# os.time() arguments and os.difftime()

I’m working on a project and I’m trying to create a countdown timer, in days, taking today’s time and putting it in a MySQL database, and in 30 days it will run a function.

The documentation on os.time() is confusing, but essentially I want to find a way to get os.difftime() to return the difference between two times in days, so I can check if they are > 30.

Does anyone know how this would be done?

try

``````
print((Time1-Time2)/86400)

``````

Simple use the unix time, 30 days equals 302460*60

so if I set it to save os.time() at one instance, and then 30 days later this code is ran
[lua]
if ((os.time() - time)*86400 > 30 then return true end[/lua]
it would return true?

time - os.time() >= 86400

What is the variable ‘time’?
[lua]
local EndDate = (os.time() + 86400) --Current time(in seconds) plus one month(in seconds).
[/lua]
Just put the EndDate variable in your database. If you want to check if it is past or still before that date in time just find the difference.
[lua]
if os.time() > EndDate then
–30 days has passed.
else
–It hasn’t been 30 days yet.
local TimeLeft = ( EndDate - os.time() ) --This will tell you how much time(in seconds) is left.
local TimePassed = ( 86400 - TimeLeft ) --This is how much time has passed.
end
[/lua]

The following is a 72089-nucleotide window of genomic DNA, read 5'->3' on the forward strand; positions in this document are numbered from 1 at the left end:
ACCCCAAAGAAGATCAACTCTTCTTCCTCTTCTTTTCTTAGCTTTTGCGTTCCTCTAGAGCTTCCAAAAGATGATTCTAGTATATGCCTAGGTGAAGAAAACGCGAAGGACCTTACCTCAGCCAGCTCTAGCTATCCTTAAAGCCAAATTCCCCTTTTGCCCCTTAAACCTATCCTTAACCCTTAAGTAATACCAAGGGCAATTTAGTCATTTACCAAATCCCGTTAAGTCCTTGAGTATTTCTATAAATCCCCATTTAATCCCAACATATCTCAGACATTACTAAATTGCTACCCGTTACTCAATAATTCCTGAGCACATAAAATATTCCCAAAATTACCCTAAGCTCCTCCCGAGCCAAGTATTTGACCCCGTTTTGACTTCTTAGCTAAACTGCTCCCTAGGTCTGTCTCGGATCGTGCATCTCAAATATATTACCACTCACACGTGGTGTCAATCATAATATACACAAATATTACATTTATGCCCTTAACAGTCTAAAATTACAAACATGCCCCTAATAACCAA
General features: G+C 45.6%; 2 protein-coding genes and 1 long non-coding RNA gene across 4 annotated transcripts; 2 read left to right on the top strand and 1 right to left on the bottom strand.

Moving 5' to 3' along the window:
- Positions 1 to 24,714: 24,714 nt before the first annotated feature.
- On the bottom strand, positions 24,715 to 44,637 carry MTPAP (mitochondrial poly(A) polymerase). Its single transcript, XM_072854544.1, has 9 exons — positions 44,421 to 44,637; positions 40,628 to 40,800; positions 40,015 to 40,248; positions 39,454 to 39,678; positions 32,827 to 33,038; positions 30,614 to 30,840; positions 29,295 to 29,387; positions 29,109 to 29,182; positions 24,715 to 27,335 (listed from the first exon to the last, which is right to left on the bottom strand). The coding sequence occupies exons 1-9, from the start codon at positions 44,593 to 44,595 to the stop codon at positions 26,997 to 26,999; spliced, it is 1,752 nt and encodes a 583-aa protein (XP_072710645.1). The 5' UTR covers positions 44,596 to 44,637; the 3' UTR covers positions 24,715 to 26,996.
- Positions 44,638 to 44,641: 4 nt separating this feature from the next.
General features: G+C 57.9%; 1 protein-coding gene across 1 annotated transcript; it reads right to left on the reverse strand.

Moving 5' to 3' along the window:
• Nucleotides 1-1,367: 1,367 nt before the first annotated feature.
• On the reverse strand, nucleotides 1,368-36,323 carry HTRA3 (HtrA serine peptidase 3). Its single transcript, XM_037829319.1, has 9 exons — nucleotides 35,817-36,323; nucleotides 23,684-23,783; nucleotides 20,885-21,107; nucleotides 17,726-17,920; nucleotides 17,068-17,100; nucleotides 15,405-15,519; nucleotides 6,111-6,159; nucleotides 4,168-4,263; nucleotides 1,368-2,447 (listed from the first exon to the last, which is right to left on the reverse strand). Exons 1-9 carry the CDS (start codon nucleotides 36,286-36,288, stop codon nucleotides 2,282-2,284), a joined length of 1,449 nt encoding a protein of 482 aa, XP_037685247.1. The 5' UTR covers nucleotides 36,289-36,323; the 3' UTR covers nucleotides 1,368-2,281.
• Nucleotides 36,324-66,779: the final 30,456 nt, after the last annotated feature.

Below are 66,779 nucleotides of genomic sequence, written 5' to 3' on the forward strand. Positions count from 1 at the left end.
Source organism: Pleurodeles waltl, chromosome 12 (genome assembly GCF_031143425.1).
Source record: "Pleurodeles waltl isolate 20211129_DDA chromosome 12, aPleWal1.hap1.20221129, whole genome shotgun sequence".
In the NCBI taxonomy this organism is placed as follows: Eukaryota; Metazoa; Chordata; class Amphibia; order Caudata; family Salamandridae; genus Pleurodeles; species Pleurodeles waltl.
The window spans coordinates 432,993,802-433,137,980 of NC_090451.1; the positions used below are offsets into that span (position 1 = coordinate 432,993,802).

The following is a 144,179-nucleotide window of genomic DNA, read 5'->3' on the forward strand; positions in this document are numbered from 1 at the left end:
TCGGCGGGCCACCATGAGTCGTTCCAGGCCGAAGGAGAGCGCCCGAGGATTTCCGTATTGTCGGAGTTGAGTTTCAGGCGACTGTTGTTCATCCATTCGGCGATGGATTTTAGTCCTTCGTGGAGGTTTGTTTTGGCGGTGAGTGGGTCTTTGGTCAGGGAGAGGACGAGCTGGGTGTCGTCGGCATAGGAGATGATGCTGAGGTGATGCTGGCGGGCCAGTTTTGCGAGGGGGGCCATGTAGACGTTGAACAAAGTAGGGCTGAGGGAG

time is the date it starts, so why would i do time - os.time()?

wouldn’t that give me a negative?

-snip-

[editline]9/15/2012[/editline] I was bored so I wrote this:

Maybe it’ll help with something. :L

[lua]local Debug = true;

function ConvertTime( t_Time, t_From, t_To )

``````local t_Conversions	=
{
["Seconds"] = {
["Minutes"]	= t_Time / 60,
["Hours"]	= t_Time / 3600,
["Days"]	= t_Time / 86400,
["Months"]	= t_Time / 2628000,
["Years"]	= t_Time / 31536000,
},

["Minutes"] = {
["Seconds"]	= t_Time * 60,
["Hours"]	= t_Time / 60,
["Days"]	= t_Time / 1440,
["Months"]	= t_Time / 43800,
["Years"]	= t_Time / 525600
},

["Hours"]	= {
["Seconds"]	= t_Time * 3600,
["Minutes"]	= t_Time * 60,
["Days"]	= t_Time / 24,
["Months"]	= t_Time / 730,
["Years"]	= t_Time / 8760
},

["Days"]		= {
["Seconds"]	= t_Time * 86400,
["Minutes"]	= t_Time * 1440,
["Hours"]	= t_Time * 24,
["Months"]	= t_Time / 30.4166666667,
["Years"]	= t_Time / 365
},

["Months"]	= {
["Seconds"]	= t_Time * 2628000,
["Minutes"]	= t_Time * 43800,
["Hours"]	= t_Time * 730,
["Days"]	= t_Time * 30.4166666667,
["Years"]	= t_Time / 12
},

["Years"]	= {
["Seconds"]	= t_Time * 31536000,
["Minutes"]	= t_Time * 525600,
["Hours"]	= t_Time * 8760,
["Days"]	= t_Time * 365,
["Months"]	= t_Time * 12
};
};

----
-- math.Round( 10000 * Value ) / 10000;
--
--	The above is used to trim down a number.
--
--	From: 38.381666683
--	To: 38.3816
----

if ( Debug ) then
print( "Converting \"" .. t_Time .. "\" from \"" .. t_From .. "\" to \"" .. t_To .. "\"." );
end

return math.Round( 10000 * t_Conversions[ t_From or "Minute" ] [ t_To or "Hour" ] ) / 10000;
``````

end[/lua]

math.Round can take a second argument for the number of digits after the decimal point

Eg, math.Round( 1.1234, 2 ) will round to 1.12

Ooh I didn’t know that, The reason why I did it that way is because I had a project in Java where I was debugging the position of something, and the method in java doesn’t have a second argument.

You can also probably tell I’m used to other languages, since I use semi-colons and always use brackets around everything. (Also the ‘t_’ prefix to my variables stands for Temporary, because I didn’t like the way “tVariable” or “Variable” looked as a variable name.)